Modern reel mowers are surprisingly smooth and easy to push. You will need to give the lawn a few passes with these sharp instruments, but consider it a free workout. You can find reel mowers with T-handles (like a bike) or loop handles (like traditional mowers) and both are comfortable. Cutting widths will vary between 14 inches and 18 inches and the mowers usually weigh about 20 pounds. Some models will come with grass catchers attached to the back, but using them can sometimes be a pain and you’re better off letting the grass spread out on the ground.
Speaking of hassle, you will need to sharpen the blades regularly, but it’s not too difficult once you get the hang of it. The reel mower can be quickly broken down into its basic parts for repairs. You may also need to oil the gears to get smooth rotation on the blades. Compared to maintenance needed for other push mowers, this is easy to care for. The biggest problem with low-cost reel mowers is trying to use it on a yard overdue for a trim. These mowers work best if you cut the grass at least every week. Keep the lawn short and neat and you should have no trouble pushing the reel mower.
Q: How long do push mowers last?
A push mower can last 10 years or longer. The key is maintenance. If you neglect the mower, it may only last five years or less. Regular maintenance includes blade sharpening, changing the oil and air filter, cleaning the cutting deck, checking the starter, and anything else recommended in the manual. Do not ignore the recommended routine care. Cordless electric mowers will be easier to maintain, but you will need to buy replacement batteries about every four years to get the most life out of the mower.
Q: How hard is it to push a mower?
Pushing a lawn mower isn’t too tough, once you get used to it. While it won’t be as smooth and weightless as rollerskates on a basketball court, modern push mowers are designed for easy moving. Some mowers will advertise large rear wheels for easy moving over rugged terrain, but bigger rear wheels push the engine forward, making it more difficult to tilt and turn.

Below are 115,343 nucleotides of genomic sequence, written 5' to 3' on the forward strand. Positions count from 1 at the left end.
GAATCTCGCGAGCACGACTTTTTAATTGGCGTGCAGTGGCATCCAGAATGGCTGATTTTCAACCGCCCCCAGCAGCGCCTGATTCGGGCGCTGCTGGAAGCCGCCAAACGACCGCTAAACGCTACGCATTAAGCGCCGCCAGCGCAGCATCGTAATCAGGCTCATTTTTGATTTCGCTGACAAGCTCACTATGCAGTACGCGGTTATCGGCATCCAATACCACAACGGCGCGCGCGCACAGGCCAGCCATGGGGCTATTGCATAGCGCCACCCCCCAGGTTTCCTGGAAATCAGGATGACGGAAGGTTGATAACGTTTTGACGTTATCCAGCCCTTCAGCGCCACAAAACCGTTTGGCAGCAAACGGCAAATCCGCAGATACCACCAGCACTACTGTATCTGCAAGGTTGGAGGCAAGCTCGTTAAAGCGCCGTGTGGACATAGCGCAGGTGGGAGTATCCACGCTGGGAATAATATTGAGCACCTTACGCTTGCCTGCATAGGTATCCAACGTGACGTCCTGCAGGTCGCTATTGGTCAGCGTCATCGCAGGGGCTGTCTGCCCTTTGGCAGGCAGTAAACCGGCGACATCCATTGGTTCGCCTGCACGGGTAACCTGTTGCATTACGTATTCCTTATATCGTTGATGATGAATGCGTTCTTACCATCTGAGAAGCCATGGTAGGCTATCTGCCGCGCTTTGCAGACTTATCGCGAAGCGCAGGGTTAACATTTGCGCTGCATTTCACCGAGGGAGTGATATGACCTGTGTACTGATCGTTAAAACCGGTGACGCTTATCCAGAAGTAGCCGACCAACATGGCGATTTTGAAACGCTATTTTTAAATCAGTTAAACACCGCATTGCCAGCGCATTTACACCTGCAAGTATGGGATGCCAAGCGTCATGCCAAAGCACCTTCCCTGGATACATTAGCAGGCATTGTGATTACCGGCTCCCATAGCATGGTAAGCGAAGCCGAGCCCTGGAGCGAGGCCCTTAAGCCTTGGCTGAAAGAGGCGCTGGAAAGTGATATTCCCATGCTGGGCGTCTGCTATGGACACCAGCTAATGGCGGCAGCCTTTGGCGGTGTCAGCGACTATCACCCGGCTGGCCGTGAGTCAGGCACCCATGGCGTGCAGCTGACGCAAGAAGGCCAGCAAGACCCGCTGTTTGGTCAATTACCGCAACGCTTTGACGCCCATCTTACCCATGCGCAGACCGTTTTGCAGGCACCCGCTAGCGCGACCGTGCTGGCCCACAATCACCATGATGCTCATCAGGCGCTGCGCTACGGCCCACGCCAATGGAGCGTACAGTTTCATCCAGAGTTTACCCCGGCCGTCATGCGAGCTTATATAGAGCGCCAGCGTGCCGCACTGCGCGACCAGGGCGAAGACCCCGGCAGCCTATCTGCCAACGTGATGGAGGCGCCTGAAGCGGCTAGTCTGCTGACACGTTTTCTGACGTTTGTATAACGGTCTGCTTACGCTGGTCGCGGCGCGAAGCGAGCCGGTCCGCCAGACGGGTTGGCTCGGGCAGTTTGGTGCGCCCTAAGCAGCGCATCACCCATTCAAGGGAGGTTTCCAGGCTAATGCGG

Q: What is the most reliable brand of push mower?
instance, gas-powered Honda push mowers have been on the market for a long time, but the company has only recently entered the electric mower market. Choose a brand known for great mechanical products. They will last a long time and the parts needed for repairs and maintenance will be readily available.
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The final word on choosing the best push mowers
The grass won’t cut itself, so add one of the best outdoor power tools to your shed or garage. Electric and gas-powered push mowers offer a variety of features and benefits for cutting the yard just the way you like. For big yards, go big with high-powered self-propelled mowers. For lawns smaller than one-fourth acre, you can get by with an electric push mower. And for the smallest lawns, never underestimate the economic power of a push-reel mower. Take a long hard look at your yard and then take a long hard look at your push mower options. The best tool for lawn care is out there and it will save your entire summer.